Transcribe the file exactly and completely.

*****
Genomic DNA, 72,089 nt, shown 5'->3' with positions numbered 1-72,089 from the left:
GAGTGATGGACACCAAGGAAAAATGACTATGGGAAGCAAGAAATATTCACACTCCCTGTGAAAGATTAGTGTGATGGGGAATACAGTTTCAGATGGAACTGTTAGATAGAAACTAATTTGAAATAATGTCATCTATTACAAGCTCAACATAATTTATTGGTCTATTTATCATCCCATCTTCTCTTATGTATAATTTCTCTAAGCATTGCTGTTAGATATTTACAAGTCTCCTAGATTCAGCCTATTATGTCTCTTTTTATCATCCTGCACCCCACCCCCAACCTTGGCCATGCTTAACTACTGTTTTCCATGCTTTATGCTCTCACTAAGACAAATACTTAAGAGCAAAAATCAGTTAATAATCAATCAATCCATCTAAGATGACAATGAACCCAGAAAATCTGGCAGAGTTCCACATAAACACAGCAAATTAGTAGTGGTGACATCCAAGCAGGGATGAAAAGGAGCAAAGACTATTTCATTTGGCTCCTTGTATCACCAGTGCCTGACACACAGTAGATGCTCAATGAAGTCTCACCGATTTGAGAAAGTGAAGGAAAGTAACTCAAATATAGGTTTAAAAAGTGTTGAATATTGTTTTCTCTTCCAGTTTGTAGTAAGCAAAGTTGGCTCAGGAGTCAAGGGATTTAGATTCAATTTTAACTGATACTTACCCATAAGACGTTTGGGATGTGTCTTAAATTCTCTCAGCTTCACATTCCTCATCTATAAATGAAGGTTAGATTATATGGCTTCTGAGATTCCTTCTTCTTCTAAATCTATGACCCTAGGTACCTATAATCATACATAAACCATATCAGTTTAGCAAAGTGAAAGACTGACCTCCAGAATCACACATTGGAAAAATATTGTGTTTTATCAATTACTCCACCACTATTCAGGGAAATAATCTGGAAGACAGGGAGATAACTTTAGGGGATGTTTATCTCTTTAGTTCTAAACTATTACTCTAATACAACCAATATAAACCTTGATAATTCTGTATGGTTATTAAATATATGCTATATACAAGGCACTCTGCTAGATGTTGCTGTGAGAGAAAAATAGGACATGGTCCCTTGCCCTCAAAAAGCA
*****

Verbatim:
Genomic DNA, 72,089 nt, shown 5'->3' with positions numbered 1-72,089 from the left:
GAGTGATGGACACCAAGGAAAAATGACTATGGGAAGCAAGAAATATTCACACTCCCTGTGAAAGATTAGTGTGATGGGGAATACAGTTTCAGATGGAACTGTTAGATAGAAACTAATTTGAAATAATGTCATCTATTACAAGCTCAACATAATTTATTGGTCTATTTATCATCCCATCTTCTCTTATGTATAATTTCTCTAAGCATTGCTGTTAGATATTTACAAGTCTCCTAGATTCAGCCTATTATGTCTCTTTTTATCATCCTGCACCCCACCCCCAACCTTGGCCATGCTTAACTACTGTTTTCCATGCTTTATGCTCTCACTAAGACAAATACTTAAGAGCAAAAATCAGTTAATAATCAATCAATCCATCTAAGATGACAATGAACCCAGAAAATCTGGCAGAGTTCCACATAAACACAGCAAATTAGTAGTGGTGACATCCAAGCAGGGATGAAAAGGAGCAAAGACTATTTCATTTGGCTCCTTGTATCACCAGTGCCTGACACACAGTAGATGCTCAATGAAGTCTCACCGATTTGAGAAAGTGAAGGAAAGTAACTCAAATATAGGTTTAAAAAGTGTTGAATATTGTTTTCTCTTCCAGTTTGTAGTAAGCAAAGTTGGCTCAGGAGTCAAGGGATTTAGATTCAATTTTAACTGATACTTACCCATAAGACGTTTGGGATGTGTCTTAAATTCTCTCAGCTTCACATTCCTCATCTATAAATGAAGGTTAGATTATATGGCTTCTGAGATTCCTTCTTCTTCTAAATCTATGACCCTAGGTACCTATAATCATACATAAACCATATCAGTTTAGCAAAGTGAAAGACTGACCTCCAGAATCACACATTGGAAAAATATTGTGTTTTATCAATTACTCCACCACTATTCAGGGAAATAATCTGGAAGACAGGGAGATAACTTTAGGGGATGTTTATCTCTTTAGTTCTAAACTATTACTCTAATACAACCAATATAAACCTTGATAATTCTGTATGGTTATTAAATATATGCTATATACAAGGCACTCTGCTAGATGTTGCTGTGAGAGAAAAATAGGACATGGTCCCTTGCCCTCAAAAAGCA